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Journal of Political Ecology:
Case Studies in History and Society
VOLUME 2 (1995)
Becoming West Indian: Culture, Self, and Nation in St. Vincent, by Virginia Heyer Young. Washington and London: Smithsonian Institution Press, 1993, 229 pp.
Reviewed by Helen I. Safa, Professor of Anthropology and Latin American Studies, University of Florida.
National identity has long been problematic in the small, open and dependent islands of the Caribbean, where a history of slavery and colonialism have brought about marked racial, religious and linguistic differences. Formation of a national identity was particularly difficult in the English-speaking countries of the Caribbean, where absentee plantation ownership predominated, and slaves generally were more prevalent than in most of the Hispanic Caribbean colonies. In the Hispanic Caribbean, by contrast, the planter elite developed a strong sense of identification with the colonizing powers, and miscegenation between the white elite and black slaves led to the rapid rise of an intermediate free colored group (S. Mintz 1974; F. Knight 1990).
In Becoming West Indian, Young challenges the generally held view that national identity is only weakly formed in the English-speaking Caribbean. Young presents an ethnohistorical study of St. Vincent, a small island in the eastern Caribbean that remained under British rule until it was granted political independence in 1969. A major part of her book is devoted to an ethnographic study of a rural village conducted in 1972, complemented by two shorter field trips in the 1980s, and by archival research.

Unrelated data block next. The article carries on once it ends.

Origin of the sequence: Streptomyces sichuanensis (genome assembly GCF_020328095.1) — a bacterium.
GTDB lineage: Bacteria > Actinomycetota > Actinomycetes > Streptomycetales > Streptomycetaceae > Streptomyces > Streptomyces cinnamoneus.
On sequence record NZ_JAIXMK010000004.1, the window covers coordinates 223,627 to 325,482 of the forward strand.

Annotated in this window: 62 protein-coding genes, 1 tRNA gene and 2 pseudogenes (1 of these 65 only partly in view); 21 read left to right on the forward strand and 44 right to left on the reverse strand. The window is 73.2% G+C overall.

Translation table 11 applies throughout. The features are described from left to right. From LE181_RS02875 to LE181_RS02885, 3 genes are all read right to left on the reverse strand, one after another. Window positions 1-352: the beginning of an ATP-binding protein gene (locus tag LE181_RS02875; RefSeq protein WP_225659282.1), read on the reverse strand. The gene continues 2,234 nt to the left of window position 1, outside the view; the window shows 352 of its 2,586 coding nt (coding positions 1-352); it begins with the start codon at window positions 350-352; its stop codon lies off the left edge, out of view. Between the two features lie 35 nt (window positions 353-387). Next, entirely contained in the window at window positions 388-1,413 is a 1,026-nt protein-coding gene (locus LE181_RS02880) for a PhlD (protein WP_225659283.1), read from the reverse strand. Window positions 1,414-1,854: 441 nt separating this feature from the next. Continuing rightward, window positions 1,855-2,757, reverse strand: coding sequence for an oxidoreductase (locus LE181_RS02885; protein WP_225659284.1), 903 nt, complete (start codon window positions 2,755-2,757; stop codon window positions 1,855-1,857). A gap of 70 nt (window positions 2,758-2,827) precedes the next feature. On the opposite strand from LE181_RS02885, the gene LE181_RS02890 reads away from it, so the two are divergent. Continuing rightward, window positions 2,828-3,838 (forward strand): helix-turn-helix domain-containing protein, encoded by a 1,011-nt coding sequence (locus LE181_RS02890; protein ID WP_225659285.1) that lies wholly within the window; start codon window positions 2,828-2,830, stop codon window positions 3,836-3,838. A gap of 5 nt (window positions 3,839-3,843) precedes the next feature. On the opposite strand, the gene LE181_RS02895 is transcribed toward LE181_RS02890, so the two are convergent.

She argues that despite racial and class divisions, the village has a well-established Creole culture characteristic of the English-speaking Caribbean. She generalizes from this village to the whole island nation. Young appears to contradict herself, however, when in referring to the village she notes that "although cultural systems, thoughts and values are shared, there is low social cohesion, marked differences in living standards, and recognition of status differences" (p. 92). Shared culture should be expressed in some form of village solidarity, but there is no solidarity. Young's notion of rural culture as the basis of national identity is difficult to accept, and it is equally difficult to consider the village as "representative in some degree of the nation" (ibid.). Despite some mobility from the village peasantry into the urban middle class in recent years, the class and racial divisions of the village clearly are more marked in the capital, the center of the island's economy and home to its elite.
The disdain with which villagers regarded the national carnival, and their recreation of a more "authentic" version, suggest a sharp cultural divide between rural and urban residents, even on so small an island as St. Vincent. The peasantry, who form the bulk of the village population, probably do share a common culture born of years of struggle to obtain land and to make a living from it, first in arrowroot and now in banana production. But there is little evidence that this culture is shared with the elite, who remain quite Eurocentric in their orientation.